That debt has never been paid and I can't remember the orginal company.
Due to this I had to take out another payday loan to pay rent. After that I had to get another payday loan to pay off the one to pay off my rent.
Then a third; finally I borrow money from my mom to pay off the first 2.
Companies where still offering me credit cards although my accumulated debt was $5,000 and my income per year only $15,000.
I finally walked away from that vicous cycle of credit but boy did it take me for a ride. I currently owe $10,000; only a portion is from the orginal debt. I also have medical bills of about $500 and yes I have health insurance. Everything else is fees, interest and a termnation fee for my phone.
Credit is not worth it because it just draws out your misery for years instead of months. Now I just ask relatives for help, make budget cuts,work extra or get agency help.



posted on Jun, 9 2010 @ 05:15 PM
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Originally posted by manta78


Actually she could have ignored them at all points, not returned calls, throw away any letters received, etc. , and not file a response with the court to the lawsuit, and not show up in court for the hearing; The court then, grants a default judgment against her, and then, unless it is appealed it is finalized within a certain number of days, usually 30 and becomes "ripe" so to speak for collection, and the post judgment process begins.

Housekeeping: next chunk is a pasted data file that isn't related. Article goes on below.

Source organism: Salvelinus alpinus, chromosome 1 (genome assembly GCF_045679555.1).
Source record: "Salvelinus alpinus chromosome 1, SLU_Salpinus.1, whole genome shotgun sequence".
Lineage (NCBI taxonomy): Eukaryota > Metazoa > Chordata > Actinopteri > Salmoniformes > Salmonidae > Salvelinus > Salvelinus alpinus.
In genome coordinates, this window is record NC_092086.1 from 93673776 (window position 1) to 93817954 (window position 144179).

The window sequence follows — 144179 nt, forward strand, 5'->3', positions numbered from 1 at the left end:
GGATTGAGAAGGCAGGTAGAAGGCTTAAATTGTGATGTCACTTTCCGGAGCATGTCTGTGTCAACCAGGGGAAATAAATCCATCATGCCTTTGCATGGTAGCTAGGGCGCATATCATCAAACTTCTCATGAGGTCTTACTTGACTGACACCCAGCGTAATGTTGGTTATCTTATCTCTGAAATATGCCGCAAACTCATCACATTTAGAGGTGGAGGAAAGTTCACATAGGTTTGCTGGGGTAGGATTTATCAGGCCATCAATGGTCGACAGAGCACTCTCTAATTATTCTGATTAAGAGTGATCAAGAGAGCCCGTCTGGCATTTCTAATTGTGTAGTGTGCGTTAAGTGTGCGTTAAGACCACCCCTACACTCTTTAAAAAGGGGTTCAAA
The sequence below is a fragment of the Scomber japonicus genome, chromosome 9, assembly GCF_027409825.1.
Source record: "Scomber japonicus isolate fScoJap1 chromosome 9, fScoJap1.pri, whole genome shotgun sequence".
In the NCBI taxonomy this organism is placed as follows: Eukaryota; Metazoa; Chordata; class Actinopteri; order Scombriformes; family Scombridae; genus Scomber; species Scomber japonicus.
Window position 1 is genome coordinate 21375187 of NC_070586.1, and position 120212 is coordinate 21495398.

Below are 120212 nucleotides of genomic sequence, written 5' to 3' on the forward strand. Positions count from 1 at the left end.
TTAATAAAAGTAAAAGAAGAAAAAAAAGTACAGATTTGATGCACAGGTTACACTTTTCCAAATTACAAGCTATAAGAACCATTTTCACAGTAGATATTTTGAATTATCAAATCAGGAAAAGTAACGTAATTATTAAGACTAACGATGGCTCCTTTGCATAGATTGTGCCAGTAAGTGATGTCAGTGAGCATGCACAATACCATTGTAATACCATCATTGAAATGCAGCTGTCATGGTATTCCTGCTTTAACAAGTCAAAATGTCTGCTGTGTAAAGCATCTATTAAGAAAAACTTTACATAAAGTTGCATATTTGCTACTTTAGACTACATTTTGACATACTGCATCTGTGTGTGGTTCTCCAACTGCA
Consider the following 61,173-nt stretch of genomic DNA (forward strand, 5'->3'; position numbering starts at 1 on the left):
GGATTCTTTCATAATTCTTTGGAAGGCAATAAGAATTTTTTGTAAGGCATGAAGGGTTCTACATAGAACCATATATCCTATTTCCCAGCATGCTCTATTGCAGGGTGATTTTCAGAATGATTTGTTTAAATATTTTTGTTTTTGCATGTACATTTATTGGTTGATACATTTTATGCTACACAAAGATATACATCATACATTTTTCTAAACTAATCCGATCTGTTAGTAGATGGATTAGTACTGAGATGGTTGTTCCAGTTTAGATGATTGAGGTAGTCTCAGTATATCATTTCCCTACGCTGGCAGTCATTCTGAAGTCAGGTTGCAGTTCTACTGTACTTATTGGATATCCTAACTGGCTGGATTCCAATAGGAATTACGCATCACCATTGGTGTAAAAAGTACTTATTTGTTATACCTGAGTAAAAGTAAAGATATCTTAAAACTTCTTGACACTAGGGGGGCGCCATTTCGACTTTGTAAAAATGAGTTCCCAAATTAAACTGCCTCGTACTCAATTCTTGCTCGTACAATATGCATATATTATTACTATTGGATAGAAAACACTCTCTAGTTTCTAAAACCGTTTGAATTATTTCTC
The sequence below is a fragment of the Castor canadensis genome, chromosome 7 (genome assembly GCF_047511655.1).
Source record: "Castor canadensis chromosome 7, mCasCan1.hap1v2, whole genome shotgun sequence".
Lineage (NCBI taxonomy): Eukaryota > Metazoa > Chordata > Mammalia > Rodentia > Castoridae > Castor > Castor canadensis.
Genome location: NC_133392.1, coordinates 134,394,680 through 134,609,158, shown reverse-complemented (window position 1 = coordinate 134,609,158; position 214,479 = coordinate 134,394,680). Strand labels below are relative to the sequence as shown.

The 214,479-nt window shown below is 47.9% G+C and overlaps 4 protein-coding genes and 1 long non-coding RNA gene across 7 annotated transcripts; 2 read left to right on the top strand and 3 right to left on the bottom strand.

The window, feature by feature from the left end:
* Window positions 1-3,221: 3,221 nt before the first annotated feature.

I agee, but at this point, she must have received a certified letter. From the court, or attorneys.

If she didn't, then the original debt collector had no business in having her arrested for the debt.

You can only ignore mail, even to a point.



posted on Jun, 9 2010 @ 05:19 PM
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reply to post by loveguy
 


it is a .guv website your adobe is prolly alittle old
try just upgrading from adobe its free.

here is the summery:
I take it to mean that banks will get there due in the event of a major disruption like a terrorist disaster or natural disaster or aman made disaster like the gulf spill.
I think it means that Citizens will come second or third or last
like labour does when it come to collecting wages from a bankrupt company